With three big updates, Kespry gives construction customers little reason to take their drone data elsewhere

Updated Feb 9, 2019

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As recently as 2016, the hardware capabilities of Kespry’s autonomous, cloud-based drone service made the platform best suited to mining and aggregates customers wanting an easier way to perform inventories or plan haul roads. But improvements made to the company’s drones—the latest of which is the Kespry 2S—have greatly improved the accuracy of its surveying capabilities. And when coupled with three major new data processing features for the Kespry Cloud, the platform is now a much more viable and, in many cases, indispensable tool for construction companies, too.

Though Kespry is working continuously on bringing improvements and updates to the platform, the service’s core strengths remain ease of use and the tight integration between the drone hardware and the cloud-based data processing software.

For Kespry’s construction customers, the days of having to put in a work order or call a surveyor are over, explained Kespry product marketing manager Jason Nichols, during an interview at the World of Concrete show last week in Las Vegas. In as little as a few hours, a project manager can create a flight plan, launch the drone and have images and survey data accurate to within a few centimeters.

“For us, it’s all about putting contractors in charge of their own destiny,” Nichols said.

The new Kespry Cloud features are aimed at making the company’s data software more powerful, allowing contractors to upload site plans, remove equipment from topographic models and volumetric data, and view automatically generated elevation profiles.


Design plan import and real time cross section elevation profiles

A vector PDF overlay of site plans atop a topographic model generated by Kespry Cloud.A vector PDF overlay of site plans atop a topographic model generated by Kespry Cloud.

In the past, Kespry customers haven’t been able to compare flight data to actual digital surface plans. Instead, Kespry users would upload a vector PDF of a site plan that would be overlaid and aligned to flight data using georeferencing points, Nichols explained.

“Now, be it DWG, or CAD or a GIS surface file, whatever they want to upload they can now upload it and they can start comparing surfaces to that particular design file,” Nichols says, noting that the PDF upload is still an option.

Which brings us to the second new Kespry Cloud feature, the Cross Section tool.

Once the Kespry Cloud has finished processing data from a drone flight, it now tracks a project’s progress toward the surface file through both line graphs that update as you click, and the ability to interact with the site plan and select cross sections for comparison.

An example of the Kespry Cloud’s new cross section tool.An example of the Kespry Cloud’s new cross section tool.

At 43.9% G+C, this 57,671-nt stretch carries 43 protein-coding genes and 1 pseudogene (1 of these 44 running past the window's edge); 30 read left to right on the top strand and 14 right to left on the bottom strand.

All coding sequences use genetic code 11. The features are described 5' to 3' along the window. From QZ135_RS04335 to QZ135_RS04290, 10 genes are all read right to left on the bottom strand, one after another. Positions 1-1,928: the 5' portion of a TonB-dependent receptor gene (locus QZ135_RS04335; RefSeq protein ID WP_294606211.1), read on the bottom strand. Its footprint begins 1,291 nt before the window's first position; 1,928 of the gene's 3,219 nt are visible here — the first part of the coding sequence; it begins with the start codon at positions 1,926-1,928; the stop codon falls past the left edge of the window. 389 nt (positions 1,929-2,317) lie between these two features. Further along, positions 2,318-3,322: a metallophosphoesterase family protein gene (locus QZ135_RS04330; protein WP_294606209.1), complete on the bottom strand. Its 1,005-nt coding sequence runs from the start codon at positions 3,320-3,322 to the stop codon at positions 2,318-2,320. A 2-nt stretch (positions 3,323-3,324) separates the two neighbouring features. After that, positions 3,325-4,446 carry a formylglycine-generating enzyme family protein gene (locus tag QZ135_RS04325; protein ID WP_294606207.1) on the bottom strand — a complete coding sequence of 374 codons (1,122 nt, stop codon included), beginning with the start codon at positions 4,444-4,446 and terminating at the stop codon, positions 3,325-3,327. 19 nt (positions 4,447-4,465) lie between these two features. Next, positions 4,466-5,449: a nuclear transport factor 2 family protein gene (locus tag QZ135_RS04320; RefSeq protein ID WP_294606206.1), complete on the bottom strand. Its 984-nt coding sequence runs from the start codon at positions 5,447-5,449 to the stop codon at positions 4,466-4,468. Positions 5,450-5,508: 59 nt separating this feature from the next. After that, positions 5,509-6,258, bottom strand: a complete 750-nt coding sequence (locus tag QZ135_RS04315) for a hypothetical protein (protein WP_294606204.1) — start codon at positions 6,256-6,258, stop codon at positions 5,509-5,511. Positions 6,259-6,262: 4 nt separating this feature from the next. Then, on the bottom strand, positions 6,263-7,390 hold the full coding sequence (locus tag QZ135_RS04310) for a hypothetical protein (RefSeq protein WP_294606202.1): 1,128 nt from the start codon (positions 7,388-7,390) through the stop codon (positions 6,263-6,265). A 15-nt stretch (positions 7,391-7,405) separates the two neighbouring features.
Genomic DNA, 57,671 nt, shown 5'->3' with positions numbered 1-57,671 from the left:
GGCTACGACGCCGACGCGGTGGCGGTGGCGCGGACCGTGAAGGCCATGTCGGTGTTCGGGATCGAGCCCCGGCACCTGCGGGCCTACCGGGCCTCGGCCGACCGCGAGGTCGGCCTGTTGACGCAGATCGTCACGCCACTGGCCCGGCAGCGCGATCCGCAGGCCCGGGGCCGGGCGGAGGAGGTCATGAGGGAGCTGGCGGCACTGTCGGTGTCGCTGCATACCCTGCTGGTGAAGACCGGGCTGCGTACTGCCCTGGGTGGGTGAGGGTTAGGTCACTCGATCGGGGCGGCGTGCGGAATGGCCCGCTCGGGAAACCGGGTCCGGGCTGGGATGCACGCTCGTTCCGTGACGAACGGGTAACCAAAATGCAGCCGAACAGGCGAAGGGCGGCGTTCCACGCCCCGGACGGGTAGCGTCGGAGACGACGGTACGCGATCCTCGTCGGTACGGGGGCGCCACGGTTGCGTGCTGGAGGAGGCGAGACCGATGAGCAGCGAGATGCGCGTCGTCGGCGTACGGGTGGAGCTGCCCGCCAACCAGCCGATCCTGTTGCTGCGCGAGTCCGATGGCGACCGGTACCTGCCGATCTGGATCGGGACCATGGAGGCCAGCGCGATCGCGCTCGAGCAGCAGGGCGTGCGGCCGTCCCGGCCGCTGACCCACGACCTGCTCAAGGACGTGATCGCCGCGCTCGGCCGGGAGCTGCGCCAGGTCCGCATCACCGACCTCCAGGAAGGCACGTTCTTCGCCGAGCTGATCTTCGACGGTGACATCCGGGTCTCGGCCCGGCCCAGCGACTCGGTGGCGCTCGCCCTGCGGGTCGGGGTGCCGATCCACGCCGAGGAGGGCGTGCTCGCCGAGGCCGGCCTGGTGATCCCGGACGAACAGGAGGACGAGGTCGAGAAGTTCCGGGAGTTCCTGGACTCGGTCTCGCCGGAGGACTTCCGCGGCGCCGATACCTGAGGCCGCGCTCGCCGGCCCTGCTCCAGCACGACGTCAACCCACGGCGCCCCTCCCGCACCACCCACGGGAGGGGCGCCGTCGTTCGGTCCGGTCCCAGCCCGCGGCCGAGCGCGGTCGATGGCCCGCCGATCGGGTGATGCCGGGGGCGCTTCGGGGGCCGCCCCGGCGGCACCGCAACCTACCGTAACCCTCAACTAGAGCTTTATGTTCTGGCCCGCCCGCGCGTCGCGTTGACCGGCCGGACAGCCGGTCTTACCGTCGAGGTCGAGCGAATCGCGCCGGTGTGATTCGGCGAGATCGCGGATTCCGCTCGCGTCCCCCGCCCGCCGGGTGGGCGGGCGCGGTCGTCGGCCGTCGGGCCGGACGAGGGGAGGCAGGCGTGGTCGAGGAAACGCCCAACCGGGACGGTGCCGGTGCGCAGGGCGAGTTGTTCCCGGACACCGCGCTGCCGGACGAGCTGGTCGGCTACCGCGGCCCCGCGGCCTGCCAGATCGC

In the demonstration of this tool that Nichols showed me, upon selecting a cross section of the site plan for a subdivision, the browser-based software calculated the cut and fill for a single building pad.

“We have a net cut and fill but if you want to look at individual volumetric measurements, you can,” Nichols says.

Thanks to Kespry’s tight integration of accurate, autonomous drone hardware and all-in-one data processing, the new cross section comparison tool and elevation profiles are already making the lives of project managers easier, Nichols says.

“With this platform, I don’t have to go and put a work order in and give our surveyor a call when he’s stacked up with other work just to go get a few points on this building pad. I’ll just go fly the drone myself and with a few clicks…” critical questions are answered, he says.


Quick removal of equipment from topographic models

The final new feature Kespry is rolling out to its cloud platform is feature extraction. Using machine learning, Kespry Cloud can now automatically remove heavy equipment from the topographic models and volumetric data it generates.

The feature is easily enabled and disabled via a dropdown menu.

“Before, you’d need to involve one of the surveyors or the CAD folks on your team and they’d have to take this data out and bring it into third party software to extract it out. Now the data is clean and they can actually do a lot more with the data in the cloud environment,” Nichols says.

“With the Kespry Feature Extraction tool, we’re able to calculate volumes with higher confidence and produce cleaner, more accurate volume reports,” Ethan Gassman, a superintendent at Turner Contracting, says in a statement. “Now, our team can directly download feature-extracted digital surface model data to update grading and mine plans quickly. We’re saving lots of time by not having to manually trim or clean up our datasets.”